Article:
Even after death, there are still issues you want to account for through proper estate planning. Ensuring that your heirs receive the property and assets you want them to involves careful planning and creation of legal documents.
According to the American Bar Association, when you have your estate in two countries, it can create special concerns you may not have if you only have your estate and property in the U.S. One of the biggest concerns usually come with real property left in a foreign estate. This is in the area of taxation. However, another common issue is the validity of a will if you happen to have one in the U.S. and in a foreign country.
Validity of will
If you have a will in the U.S. and in the foreign country in which you hold property or assets, it could pose an issue with determining which will is the valid one. This is not a big issue if you are careful to make sure the wills match and do not vary in any way. However, if there is something major different about them, it could lead to a holdup with the administration of your estate.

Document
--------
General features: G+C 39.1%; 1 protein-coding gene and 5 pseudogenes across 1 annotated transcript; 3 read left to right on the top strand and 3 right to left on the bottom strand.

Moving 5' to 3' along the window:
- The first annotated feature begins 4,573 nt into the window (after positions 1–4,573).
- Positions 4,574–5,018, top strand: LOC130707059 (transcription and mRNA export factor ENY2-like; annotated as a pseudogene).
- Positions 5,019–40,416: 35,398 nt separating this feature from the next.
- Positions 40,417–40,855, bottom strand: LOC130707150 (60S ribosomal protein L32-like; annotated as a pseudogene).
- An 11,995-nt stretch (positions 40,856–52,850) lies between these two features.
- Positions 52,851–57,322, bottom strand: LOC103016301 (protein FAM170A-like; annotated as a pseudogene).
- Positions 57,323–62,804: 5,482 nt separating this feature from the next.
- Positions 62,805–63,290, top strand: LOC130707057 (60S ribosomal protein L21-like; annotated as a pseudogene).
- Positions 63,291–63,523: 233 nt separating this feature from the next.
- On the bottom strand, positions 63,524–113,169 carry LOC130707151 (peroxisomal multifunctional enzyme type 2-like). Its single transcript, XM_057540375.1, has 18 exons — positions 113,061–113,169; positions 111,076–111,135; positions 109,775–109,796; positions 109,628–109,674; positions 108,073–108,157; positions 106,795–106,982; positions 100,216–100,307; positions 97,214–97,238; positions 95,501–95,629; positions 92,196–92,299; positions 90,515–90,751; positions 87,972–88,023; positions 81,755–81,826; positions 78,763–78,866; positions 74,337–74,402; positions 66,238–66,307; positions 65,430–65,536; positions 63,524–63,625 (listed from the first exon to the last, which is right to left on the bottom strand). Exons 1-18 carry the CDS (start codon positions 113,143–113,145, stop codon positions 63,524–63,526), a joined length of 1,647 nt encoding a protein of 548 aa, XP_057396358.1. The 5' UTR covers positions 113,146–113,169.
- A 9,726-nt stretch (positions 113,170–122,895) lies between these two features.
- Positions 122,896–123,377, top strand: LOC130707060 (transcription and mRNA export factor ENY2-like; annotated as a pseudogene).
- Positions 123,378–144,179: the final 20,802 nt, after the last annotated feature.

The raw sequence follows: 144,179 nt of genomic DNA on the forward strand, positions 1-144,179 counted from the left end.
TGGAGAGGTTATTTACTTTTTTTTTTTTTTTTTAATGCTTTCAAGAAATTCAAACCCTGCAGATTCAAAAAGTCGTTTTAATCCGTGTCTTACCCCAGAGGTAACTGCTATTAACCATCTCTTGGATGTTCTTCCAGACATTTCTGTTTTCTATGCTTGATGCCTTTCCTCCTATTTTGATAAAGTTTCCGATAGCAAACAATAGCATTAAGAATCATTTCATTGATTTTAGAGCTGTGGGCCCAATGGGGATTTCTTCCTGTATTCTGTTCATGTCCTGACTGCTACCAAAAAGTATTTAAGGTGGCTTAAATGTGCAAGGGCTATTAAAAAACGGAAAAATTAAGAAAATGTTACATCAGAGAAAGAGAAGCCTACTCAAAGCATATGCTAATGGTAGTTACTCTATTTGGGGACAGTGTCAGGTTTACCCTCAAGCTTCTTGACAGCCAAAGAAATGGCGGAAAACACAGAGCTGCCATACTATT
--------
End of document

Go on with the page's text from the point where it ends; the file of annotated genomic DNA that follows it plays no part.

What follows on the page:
Your heirs will face a potential double taxation issue when transferring property from your foreign estate to the U.S. The foreign country will want to tax the assets and so will the U.S. There are treaties that can help avoid this situation or at least provide some relief. If the U.S. has a treaty with a foreign country, it may enable your heirs to only pay tax to the country of the property’s location. In other cases, a credit may apply to help ease double taxation.